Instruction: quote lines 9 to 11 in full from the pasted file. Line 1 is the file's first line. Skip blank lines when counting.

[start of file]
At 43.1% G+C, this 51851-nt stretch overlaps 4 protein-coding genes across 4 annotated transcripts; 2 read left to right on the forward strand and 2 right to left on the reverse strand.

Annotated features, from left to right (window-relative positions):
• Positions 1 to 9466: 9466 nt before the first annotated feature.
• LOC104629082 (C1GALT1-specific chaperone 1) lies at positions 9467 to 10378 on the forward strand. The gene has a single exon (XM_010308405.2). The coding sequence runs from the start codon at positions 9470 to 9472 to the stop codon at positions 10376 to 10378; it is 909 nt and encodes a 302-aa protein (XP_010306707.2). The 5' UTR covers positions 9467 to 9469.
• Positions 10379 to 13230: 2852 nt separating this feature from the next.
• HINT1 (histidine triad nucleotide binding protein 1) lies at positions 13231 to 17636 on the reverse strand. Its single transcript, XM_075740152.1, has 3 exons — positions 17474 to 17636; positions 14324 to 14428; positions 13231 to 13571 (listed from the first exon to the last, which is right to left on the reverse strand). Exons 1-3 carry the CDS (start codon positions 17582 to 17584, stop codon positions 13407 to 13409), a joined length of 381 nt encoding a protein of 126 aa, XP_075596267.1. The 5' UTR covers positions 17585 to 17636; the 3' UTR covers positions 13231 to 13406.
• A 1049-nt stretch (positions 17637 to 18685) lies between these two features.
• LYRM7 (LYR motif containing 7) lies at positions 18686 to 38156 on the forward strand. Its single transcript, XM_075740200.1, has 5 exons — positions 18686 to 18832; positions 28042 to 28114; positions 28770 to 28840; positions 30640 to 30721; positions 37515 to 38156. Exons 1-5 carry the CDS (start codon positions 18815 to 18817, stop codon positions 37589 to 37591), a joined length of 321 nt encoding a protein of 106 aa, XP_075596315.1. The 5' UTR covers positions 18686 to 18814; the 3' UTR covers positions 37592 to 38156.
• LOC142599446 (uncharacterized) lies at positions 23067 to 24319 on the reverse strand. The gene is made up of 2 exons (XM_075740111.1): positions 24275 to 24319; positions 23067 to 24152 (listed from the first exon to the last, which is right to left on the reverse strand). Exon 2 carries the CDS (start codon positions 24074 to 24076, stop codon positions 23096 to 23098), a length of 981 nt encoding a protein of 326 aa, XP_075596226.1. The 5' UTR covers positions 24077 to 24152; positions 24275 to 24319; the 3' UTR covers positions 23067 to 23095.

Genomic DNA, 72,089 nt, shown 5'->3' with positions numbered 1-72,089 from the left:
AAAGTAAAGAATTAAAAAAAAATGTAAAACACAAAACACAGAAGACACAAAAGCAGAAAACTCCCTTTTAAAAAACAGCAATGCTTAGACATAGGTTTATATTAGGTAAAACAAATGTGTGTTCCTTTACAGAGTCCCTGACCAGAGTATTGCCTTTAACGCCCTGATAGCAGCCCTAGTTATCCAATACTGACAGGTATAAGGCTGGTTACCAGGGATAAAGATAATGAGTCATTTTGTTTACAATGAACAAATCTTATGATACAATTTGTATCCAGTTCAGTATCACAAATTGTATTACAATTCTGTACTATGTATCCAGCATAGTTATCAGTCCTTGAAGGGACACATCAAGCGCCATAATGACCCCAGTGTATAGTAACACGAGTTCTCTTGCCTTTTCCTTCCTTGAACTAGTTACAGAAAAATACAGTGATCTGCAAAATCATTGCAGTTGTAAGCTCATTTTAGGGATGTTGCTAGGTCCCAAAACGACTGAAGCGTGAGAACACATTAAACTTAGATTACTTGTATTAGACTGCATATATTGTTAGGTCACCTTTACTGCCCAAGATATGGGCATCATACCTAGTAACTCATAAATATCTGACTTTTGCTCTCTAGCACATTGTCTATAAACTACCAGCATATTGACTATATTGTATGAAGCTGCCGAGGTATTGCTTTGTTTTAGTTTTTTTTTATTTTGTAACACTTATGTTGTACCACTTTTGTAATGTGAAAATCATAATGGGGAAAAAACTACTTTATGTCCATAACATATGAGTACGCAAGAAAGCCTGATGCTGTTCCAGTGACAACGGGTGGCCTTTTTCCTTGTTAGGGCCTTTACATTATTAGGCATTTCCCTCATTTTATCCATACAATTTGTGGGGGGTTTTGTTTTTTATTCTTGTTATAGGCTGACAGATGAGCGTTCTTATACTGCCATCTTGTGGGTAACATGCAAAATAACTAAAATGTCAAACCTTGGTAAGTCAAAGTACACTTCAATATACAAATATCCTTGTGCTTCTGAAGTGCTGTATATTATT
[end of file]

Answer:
• LOC142599446 (uncharacterized) lies at positions 23067 to 24319 on the reverse strand. The gene is made up of 2 exons (XM_075740111.1): positions 24275 to 24319; positions 23067 to 24152 (listed from the first exon to the last, which is right to left on the reverse strand). Exon 2 carries the CDS (start codon positions 24074 to 24076, stop codon positions 23096 to 23098), a length of 981 nt encoding a protein of 326 aa, XP_075596226.1. The 5' UTR covers positions 24077 to 24152; positions 24275 to 24319; the 3' UTR covers positions 23067 to 23095.

Genomic DNA, 72,089 nt, shown 5'->3' with positions numbered 1-72,089 from the left:
AAAGTAAAGAATTAAAAAAAAATGTAAAACACAAAACACAGAAGACACAAAAGCAGAAAACTCCCTTTTAAAAAACAGCAATGCTTAGACATAGGTTTATATTAGGTAAAACAAATGTGTGTTCCTTTACAGAGTCCCTGACCAGAGTATTGCCTTTAACGCCCTGATAGCAGCCCTAGTTATCCAATACTGACAGGTATAAGGCTGGTTACCAGGGATAAAGATAATGAGTCATTTTGTTTACAATGAACAAATCTTATGATACAATTTGTATCCAGTTCAGTATCACAAATTGTATTACAATTCTGTACTATGTATCCAGCATAGTTATCAGTCCTTGAAGGGACACATCAAGCGCCATAATGACCCCAGTGTATAGTAACACGAGTTCTCTTGCCTTTTCCTTCCTTGAACTAGTTACAGAAAAATACAGTGATCTGCAAAATCATTGCAGTTGTAAGCTCATTTTAGGGATGTTGCTAGGTCCCAAAACGACTGAAGCGTGAGAACACATTAAACTTAGATTACTTGTATTAGACTGCATATATTGTTAGGTCACCTTTACTGCCCAAGATATGGGCATCATACCTAGTAACTCATAAATATCTGACTTTTGCTCTCTAGCACATTGTCTATAAACTACCAGCATATTGACTATATTGTATGAAGCTGCCGAGGTATTGCTTTGTTTTAGTTTTTTTTTATTTTGTAACACTTATGTTGTACCACTTTTGTAATGTGAAAATCATAATGGGGAAAAAACTACTTTATGTCCATAACATATGAGTACGCAAGAAAGCCTGATGCTGTTCCAGTGACAACGGGTGGCCTTTTTCCTTGTTAGGGCCTTTACATTATTAGGCATTTCCCTCATTTTATCCATACAATTTGTGGGGGGTTTTGTTTTTTATTCTTGTTATAGGCTGACAGATGAGCGTTCTTATACTGCCATCTTGTGGGTAACATGCAAAATAACTAAAATGTCAAACCTTGGTAAGTCAAAGTACACTTCAATATACAAATATCCTTGTGCTTCTGAAGTGCTGTATATTATT